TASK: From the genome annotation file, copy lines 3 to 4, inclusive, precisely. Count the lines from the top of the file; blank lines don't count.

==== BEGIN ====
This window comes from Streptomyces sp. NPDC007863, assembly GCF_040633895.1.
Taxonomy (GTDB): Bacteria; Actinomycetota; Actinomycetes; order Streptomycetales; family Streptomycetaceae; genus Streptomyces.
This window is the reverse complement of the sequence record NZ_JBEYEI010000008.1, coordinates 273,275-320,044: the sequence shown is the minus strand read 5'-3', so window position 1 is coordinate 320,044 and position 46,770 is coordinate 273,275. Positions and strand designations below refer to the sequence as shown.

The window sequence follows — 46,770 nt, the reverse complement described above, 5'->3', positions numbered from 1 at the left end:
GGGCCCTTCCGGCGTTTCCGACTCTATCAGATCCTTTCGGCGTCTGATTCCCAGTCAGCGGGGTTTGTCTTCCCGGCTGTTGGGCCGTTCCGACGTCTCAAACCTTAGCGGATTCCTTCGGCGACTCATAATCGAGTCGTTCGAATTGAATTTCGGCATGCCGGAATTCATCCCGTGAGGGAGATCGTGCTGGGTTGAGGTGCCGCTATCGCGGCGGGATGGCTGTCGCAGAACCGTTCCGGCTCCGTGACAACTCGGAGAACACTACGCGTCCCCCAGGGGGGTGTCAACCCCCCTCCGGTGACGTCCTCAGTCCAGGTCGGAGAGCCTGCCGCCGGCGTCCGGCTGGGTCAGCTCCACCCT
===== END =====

This window is the reverse complement of the sequence record NZ_JBEYEI010000008.1, coordinates 273,275-320,044: the sequence shown is the minus strand read 5'-3', so window position 1 is coordinate 320,044 and position 46,770 is coordinate 273,275. Positions and strand designations below refer to the sequence as shown.

The window sequence follows — 46,770 nt, the reverse complement described above, 5'->3', positions numbered from 1 at the left end: